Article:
“The government promised us a fracking ban before to the state election. We understood the promise meant we would be protected from encroachment by the invasive onshore gas industry.

While polls are giving the Yes vote for marriage equality a substantial lead, campaigners for equality do not want to leave any vote to chance. 

They have and are organising across the country until November 7 — the final deadline to return postal survey forms to the Australian Electoral Commission.

World

Ahead of the crucial Gujarat elections, the chinks in the propaganda armour of Indian Prime Minister Narendra Modi’s Gujarat model of development continue to get brutally exposed. Indeed, the popular narrative on development that has emerged from within Gujarat – where Modi was chief minister prior to becoming PM – and that has taken social media by storm is that “vikas gando thayo chhe” – “development has gone crazy”.

Argentina went to the polls on October 22, in what many saw as a crucial mid-term test for President Mauricio Macri and the right-wing coalition behind him, Cambiemos (Let’s Change).

In the end, Cambiemos came out strengthened, while the Left and Workers Front – an alliance of revolutionary parties – continued to build on its previous electoral successes, winning 1.2 million votes.

Just after 3pm on October 27, the Catalan parliament voted to ratify the results of the country’s October 1 referendum on self-determination, proclaiming Catalonia “an independent state in the form of a republic”.

Outside parliament the vote was greeted with cheers from the tens of thousands of people who had gathered for this historic moment.

United States Secretary of State Rex Tillerson met with Indian Prime Minister Narendra Modi to discuss China’s growing influence in Asia on October 25.

Tillerson recently gave a speech regarding the US’s desire to "dramatically deepen" ties with India to combat what he described as a negative Chinese influence in the region.

I was in Honduras last October visiting Azacualpa, a municipality under threat from Canadian corporate mining giant Aura Minerals and its San Andres mine in La Union, Copan.

At the time, residents from the rural municipality were successfully holding off the combined forces of the mine management, its security forces, the regional police, the local mayor, the provincial governor, the regional military commander and the Minister for Homeland Security (who arrived in the community by helicopter with his own entourage of state security bodyguards).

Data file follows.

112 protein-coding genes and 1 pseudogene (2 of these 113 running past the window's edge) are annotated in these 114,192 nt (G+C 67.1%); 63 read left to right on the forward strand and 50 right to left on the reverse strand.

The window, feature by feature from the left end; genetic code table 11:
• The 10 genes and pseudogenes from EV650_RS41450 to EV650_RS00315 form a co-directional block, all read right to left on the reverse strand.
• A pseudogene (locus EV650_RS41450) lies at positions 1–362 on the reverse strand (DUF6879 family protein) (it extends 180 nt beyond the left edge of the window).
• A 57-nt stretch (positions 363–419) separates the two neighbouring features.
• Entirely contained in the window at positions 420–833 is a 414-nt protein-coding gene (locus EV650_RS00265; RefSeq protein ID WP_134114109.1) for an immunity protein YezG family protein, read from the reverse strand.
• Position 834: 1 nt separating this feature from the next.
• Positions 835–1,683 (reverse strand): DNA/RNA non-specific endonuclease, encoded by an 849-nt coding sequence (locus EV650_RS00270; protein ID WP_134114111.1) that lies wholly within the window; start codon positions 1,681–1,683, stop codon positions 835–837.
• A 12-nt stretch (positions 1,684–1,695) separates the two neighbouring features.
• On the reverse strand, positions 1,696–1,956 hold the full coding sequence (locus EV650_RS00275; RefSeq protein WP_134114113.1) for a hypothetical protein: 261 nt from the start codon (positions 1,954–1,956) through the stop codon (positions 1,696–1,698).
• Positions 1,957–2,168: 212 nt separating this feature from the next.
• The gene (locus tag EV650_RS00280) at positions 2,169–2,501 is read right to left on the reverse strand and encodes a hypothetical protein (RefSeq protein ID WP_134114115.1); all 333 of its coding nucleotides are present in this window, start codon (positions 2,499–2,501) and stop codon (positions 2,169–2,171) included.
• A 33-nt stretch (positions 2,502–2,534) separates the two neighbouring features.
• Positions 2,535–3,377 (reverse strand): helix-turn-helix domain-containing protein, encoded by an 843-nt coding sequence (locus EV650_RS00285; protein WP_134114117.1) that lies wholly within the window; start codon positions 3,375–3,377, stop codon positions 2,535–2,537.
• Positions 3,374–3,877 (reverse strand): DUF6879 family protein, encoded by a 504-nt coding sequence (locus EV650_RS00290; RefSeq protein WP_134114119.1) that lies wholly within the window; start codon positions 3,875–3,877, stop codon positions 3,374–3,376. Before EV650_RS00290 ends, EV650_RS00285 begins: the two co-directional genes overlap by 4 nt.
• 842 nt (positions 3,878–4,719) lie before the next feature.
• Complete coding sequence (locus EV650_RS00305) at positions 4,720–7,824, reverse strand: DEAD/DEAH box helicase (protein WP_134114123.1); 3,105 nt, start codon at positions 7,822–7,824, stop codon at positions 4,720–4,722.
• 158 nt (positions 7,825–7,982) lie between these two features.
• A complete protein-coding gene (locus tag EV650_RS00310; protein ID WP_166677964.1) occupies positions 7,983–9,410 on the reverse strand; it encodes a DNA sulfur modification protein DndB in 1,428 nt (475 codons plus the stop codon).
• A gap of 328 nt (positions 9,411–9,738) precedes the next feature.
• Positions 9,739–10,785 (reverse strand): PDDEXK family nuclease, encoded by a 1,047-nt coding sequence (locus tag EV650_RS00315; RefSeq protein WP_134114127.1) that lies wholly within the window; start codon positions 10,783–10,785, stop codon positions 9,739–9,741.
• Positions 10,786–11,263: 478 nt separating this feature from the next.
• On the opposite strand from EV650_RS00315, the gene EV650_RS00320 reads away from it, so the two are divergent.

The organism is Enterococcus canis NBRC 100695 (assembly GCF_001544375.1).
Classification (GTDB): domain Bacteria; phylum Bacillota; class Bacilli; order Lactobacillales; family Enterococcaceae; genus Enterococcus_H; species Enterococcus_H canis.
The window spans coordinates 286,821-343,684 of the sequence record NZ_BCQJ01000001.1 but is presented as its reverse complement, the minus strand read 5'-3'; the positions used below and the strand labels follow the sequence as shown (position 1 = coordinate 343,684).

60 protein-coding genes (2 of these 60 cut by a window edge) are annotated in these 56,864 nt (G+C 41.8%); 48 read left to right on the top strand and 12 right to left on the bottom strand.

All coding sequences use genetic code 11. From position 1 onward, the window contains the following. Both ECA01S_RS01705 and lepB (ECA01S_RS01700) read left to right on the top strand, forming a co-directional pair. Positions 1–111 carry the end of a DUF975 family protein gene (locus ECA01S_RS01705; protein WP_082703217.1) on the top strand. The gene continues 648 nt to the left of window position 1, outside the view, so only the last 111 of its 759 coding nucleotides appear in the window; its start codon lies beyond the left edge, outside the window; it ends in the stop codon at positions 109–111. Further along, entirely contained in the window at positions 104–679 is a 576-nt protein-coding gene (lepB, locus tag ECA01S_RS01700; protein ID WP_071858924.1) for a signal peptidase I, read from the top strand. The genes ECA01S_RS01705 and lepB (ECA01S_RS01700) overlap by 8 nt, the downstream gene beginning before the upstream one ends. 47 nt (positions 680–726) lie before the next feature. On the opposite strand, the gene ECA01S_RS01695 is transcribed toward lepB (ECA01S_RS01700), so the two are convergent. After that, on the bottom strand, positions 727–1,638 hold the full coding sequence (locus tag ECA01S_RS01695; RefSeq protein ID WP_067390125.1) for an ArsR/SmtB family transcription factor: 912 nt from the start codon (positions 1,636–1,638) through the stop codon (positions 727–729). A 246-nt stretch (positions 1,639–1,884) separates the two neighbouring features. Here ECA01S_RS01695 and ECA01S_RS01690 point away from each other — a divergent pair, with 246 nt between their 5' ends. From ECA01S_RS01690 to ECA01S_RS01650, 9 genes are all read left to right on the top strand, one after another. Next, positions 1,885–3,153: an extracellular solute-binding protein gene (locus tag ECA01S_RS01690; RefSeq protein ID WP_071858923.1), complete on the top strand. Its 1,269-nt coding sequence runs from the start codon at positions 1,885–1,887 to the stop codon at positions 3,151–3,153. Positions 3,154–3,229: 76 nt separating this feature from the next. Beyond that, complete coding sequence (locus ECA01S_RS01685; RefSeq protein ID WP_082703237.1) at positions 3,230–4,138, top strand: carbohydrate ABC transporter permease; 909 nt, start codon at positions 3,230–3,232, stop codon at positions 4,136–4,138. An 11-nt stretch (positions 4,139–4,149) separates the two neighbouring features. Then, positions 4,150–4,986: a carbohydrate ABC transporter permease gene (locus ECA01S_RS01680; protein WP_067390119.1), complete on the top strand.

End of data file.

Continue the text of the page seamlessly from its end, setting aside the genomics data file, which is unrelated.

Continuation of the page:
A year on, Aura Minerals, with the collusion of the post-coup Honduran regime, is moving to break the stalemate.

Outraged by government failures to honour a peace deal with the Revolutionary Armed Forces of Colombia (FARC), rural communities across Colombia have initiated a “national strike” demanding widespread solutions to poverty, violence and drug trafficking.

The strike is the most far-reaching since 2013, when farmers took to the streets decrying abject poverty and negative economic effects of a free trade agreement with the United State

The military intervention that the United States political and Pentagon establishment never talked about is suddenly in the news after a joint patrol comprising 12 US troops and 30 Nigerien soldiers was attacked by a small group thought to be an ISIS affiliate known as ISIS in the Greater Sahara (ISIS-GS).

The incident itself was little mentioned until US President Donald Trump – after two weeks of silence on the matter – offended the family of soldier La David Johnson in a characteristically insensitive condolence call to his widow Myeshia Johnson.

One of France's largest union confederations, the General Confederation of Workers (CGT), held a strike on October 19 as part of the campaign against the anti-worker and anti-union ordinances adopted by the Emmanuel Macron government.

The mobilisations were far smaller than the previous three days of protests and have further fuelled discussion within the movement over how to overcome divisions and weaknesses and mobilise the widespread latent public opposition to the government's attacks.

More than 600,000 Rohingya have fled Myanmar (also known as Burma) to Bangladesh since August 25. With about 300,000 Rohingya refugees already in Bangladesh, tens of thousands in hiding in northern parts of Rakhine State and about 100,000 detained in Internal Displacement Camps, the United Nations Secretary General Antonio Guterres has described this mass exodus as “the world fastest-developing refugee emergency and a humanitarian and human rights nightmare.”

Socialists organised mass protest rallies in Petrograd (as Saint Petersburg was renamed after the outbreak of World War I in 1914) in February 1917. These protests took place on March 8 (February 23 according to the Russian calendar used at the time), International Women’s Day, rallying women workers to demand bread, peace, and liberty. But, as a contemporary police report stated, the women workers “got out of hand.”

They attracted the support of large numbers of male workers as well. The police proved unable to contain the growing and increasingly volatile protests. Soon 385,000 workers were on strike and many engaged in confrontations with the police in the streets.

Colombian indigenous leader Aulio Isamara Forastero was assassinated on October 24, close to the Catru Dubaza Ancoso shelter, shortly after armed assassins reportedly forced him out of his home.